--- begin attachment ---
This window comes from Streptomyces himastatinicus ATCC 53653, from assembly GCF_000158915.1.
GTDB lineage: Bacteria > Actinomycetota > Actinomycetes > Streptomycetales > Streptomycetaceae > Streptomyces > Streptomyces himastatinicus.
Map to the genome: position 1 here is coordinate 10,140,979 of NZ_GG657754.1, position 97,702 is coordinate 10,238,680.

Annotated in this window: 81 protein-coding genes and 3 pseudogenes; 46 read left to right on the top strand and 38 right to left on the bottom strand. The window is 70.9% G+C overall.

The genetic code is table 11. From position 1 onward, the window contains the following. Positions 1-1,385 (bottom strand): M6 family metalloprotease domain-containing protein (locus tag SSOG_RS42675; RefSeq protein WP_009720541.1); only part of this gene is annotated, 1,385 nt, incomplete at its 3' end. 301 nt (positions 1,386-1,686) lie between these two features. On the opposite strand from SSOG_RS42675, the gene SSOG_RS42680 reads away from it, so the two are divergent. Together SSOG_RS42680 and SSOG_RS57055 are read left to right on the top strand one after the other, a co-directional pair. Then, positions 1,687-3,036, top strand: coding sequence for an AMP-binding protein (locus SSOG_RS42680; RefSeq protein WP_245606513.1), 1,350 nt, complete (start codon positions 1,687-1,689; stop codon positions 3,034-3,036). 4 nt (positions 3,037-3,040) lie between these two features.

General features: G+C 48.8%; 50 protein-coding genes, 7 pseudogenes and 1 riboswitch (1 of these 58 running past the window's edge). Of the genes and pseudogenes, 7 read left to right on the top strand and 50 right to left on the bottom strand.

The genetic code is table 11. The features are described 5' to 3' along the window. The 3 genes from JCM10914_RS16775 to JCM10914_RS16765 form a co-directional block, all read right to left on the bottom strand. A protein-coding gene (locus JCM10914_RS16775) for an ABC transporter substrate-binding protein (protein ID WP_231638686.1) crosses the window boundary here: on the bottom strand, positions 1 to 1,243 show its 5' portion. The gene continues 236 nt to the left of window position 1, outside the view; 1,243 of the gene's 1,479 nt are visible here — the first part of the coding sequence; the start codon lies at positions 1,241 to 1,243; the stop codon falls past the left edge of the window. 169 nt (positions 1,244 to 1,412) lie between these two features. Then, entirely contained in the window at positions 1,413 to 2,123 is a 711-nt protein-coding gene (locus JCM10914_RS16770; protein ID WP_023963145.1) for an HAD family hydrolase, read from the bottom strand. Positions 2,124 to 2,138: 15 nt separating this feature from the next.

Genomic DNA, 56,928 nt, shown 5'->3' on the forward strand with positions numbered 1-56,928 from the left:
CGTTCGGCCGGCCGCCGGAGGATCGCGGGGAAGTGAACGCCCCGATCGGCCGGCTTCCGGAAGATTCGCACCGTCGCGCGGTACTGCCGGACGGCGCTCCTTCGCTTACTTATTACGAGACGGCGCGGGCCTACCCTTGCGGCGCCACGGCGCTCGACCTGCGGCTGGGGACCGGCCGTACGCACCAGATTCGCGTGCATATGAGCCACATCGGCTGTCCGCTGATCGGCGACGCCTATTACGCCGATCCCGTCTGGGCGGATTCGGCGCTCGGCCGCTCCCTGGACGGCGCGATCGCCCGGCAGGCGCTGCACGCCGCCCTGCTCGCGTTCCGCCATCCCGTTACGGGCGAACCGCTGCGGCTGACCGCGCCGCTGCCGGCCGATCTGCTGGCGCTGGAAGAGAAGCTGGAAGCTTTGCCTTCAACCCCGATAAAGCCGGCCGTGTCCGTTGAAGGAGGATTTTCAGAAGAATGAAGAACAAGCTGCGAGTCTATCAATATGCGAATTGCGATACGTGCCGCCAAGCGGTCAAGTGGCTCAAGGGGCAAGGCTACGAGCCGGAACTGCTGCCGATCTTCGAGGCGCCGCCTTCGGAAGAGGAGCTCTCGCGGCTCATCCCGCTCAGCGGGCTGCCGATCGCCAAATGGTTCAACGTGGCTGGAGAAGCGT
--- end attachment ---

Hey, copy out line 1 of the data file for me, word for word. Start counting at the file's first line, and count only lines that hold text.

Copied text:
This window comes from Streptomyces himastatinicus ATCC 53653, from assembly GCF_000158915.1.